“We’re very customer-oriented,” Oloier said. “Electrical wiring doesn’t scare us at all.”

Where guidance was needed, however, was determining which lighting fixtures would be best as well as determining where spotlights belonged, such as over the baptismal font. When it came to lighting, MJ Electric gave the church plenty of options. The new state-of-the-art system includes a dimming switch on remote that gives Zaloga control over the lighting in the church. With the remote device, he can adjust the lighting throughout the services to the appropriate level.

“The lighting in the whole building is magnificent,” Zaloga said, “It’s just very elegant.”

MJ Electric installed a new fire alarm system and connected it to valves for the sprinkler system, triggering the alarm in the event of water flow. MJ Electric also pulled the wires for the public address system and assisted Acoustical Solutions, Green Bay, Wis., in the installation. The church also has wiring in place for a new pipe organ.

The mold and water damage in the basement had caused contractors some grief. After clearing the area of mold, the kitchen was redesigned and MJ Electric connected the wiring for the installation of all new appliances.

A place for worship, ASAP

One major goal for all those involved was to get the parishioners back in their church as soon as possible. Until that happened, the 800 families met for services at the public high school, neighboring churches, a synagogue and the Catholic elementary school across the street.

From the beginning it was a fast-track, design-as-you-build endeavor, and contractors had to be willing to accommodate that schedule. By the end of July, MJ Electric had the lighting finished.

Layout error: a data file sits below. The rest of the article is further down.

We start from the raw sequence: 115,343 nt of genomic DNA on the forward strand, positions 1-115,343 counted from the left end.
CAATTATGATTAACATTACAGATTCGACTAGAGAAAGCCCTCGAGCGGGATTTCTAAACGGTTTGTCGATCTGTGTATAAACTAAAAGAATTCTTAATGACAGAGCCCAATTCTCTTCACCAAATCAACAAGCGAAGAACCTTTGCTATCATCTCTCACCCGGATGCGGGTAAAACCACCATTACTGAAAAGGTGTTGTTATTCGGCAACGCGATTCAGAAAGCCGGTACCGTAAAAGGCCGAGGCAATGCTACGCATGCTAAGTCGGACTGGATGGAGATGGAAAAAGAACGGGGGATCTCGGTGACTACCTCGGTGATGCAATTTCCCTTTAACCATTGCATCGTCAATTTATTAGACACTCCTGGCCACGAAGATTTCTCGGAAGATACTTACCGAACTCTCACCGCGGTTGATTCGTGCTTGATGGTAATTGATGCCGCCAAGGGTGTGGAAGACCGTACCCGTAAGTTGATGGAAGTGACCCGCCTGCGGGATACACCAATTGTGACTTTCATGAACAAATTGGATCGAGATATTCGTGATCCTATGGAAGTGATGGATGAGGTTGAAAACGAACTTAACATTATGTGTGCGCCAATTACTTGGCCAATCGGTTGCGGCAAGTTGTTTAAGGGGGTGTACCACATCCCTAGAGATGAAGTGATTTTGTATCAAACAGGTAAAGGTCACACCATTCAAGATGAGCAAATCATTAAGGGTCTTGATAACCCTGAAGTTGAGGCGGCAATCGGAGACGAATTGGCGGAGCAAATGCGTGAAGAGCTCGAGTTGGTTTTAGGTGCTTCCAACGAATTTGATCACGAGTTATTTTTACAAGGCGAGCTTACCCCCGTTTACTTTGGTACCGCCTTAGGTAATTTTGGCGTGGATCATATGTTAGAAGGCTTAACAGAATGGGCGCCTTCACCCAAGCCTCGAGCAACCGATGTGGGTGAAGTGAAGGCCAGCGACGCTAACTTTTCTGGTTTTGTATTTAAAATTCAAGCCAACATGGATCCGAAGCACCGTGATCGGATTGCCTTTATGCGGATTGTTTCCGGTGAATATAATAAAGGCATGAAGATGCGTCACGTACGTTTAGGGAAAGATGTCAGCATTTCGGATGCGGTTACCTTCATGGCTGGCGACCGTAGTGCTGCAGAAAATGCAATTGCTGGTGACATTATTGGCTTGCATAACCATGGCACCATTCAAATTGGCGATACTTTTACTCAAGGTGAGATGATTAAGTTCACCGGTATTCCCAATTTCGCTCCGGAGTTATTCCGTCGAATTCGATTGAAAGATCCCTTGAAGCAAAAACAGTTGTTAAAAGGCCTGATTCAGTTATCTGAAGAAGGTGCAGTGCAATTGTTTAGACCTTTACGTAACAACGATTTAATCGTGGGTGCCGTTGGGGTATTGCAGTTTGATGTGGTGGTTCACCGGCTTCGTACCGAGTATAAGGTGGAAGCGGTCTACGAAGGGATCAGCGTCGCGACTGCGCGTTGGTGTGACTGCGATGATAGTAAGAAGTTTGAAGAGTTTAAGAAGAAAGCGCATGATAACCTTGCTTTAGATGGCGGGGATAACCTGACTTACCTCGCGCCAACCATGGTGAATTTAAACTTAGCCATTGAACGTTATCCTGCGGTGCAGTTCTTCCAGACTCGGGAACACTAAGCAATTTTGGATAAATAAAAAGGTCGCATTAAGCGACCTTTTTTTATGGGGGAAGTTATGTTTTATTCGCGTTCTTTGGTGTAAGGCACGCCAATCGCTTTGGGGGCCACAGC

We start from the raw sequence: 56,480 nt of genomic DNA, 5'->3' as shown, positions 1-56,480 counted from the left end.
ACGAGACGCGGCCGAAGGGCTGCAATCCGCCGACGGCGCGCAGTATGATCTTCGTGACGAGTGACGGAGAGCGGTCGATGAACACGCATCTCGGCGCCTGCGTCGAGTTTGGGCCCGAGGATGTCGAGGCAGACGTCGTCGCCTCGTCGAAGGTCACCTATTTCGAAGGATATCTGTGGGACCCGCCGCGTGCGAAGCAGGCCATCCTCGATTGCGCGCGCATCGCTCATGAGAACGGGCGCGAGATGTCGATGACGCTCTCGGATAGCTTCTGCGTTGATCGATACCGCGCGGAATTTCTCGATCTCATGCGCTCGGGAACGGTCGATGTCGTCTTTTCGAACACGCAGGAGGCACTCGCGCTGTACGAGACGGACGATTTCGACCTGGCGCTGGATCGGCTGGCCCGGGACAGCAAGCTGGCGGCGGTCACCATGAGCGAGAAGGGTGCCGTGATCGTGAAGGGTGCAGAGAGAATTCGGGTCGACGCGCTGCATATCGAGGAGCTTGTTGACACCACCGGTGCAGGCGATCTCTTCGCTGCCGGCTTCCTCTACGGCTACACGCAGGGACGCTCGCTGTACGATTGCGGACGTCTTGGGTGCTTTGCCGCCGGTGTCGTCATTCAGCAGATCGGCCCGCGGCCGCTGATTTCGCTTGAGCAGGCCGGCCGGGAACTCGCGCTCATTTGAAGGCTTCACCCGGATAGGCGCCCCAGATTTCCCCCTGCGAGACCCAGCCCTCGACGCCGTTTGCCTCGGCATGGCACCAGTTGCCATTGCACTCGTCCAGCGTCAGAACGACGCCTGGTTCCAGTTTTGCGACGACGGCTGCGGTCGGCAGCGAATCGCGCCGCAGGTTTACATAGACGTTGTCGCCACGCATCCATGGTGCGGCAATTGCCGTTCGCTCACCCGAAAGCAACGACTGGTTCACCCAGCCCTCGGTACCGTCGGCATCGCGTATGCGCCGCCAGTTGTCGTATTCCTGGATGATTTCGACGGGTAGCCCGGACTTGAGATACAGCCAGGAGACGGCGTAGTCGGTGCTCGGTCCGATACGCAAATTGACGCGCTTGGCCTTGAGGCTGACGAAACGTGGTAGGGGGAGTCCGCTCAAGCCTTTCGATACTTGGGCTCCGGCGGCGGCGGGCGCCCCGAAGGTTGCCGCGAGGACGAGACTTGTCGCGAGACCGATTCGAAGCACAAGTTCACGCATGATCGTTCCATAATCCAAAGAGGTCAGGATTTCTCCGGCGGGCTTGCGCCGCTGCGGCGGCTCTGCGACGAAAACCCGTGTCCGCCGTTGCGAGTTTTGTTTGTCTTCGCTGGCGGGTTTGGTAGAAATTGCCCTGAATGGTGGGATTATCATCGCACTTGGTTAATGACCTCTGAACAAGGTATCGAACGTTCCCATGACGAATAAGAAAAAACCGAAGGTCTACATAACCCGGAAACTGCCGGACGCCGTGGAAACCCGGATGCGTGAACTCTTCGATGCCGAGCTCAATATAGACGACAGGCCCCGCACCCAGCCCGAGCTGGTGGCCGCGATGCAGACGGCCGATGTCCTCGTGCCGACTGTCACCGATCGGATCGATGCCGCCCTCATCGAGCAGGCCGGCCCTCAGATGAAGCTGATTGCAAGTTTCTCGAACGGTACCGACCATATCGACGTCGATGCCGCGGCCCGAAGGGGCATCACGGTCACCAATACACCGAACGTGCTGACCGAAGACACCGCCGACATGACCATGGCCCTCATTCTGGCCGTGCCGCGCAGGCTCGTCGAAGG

“We were scheduled to get it done as quick as we could,” Oloier said. “Did we get held up by design changes? Yes. We wanted to do it the right way and if that takes an extra month, so be it.”

The 2004 Easter service was held at the church, Ebli said, although it was in the newly refurbished basement.

His final impression of the work could be summarized in a few words, “It’s gorgeous, just gorgeous.”

Zaloga attributes much of the reconstruction’s success to the openness of the contractors. “All the contractors gave us their private numbers,” Zaloga said.

When the church was completed, the building that seemed beyond salvage became an award-winning structure, earning the 2005 AON Build America Award for the design-build category. This Associated General Contractors Award is considered by some to be the Academy Award of the building industry.

However, it wasn’t about the awards.

“This wasn’t just a project. They cared about us. We were like a family,” Zaloga said. When the dedication Mass was celebrated at the church, Zaloga said he was pleased to have the contractors there. “There was just a wonderful spirit of cooperation.”    EC

SWEDBERG is a freelance writer based in western Washington. She can be reached at claire_swedberg@msn.com.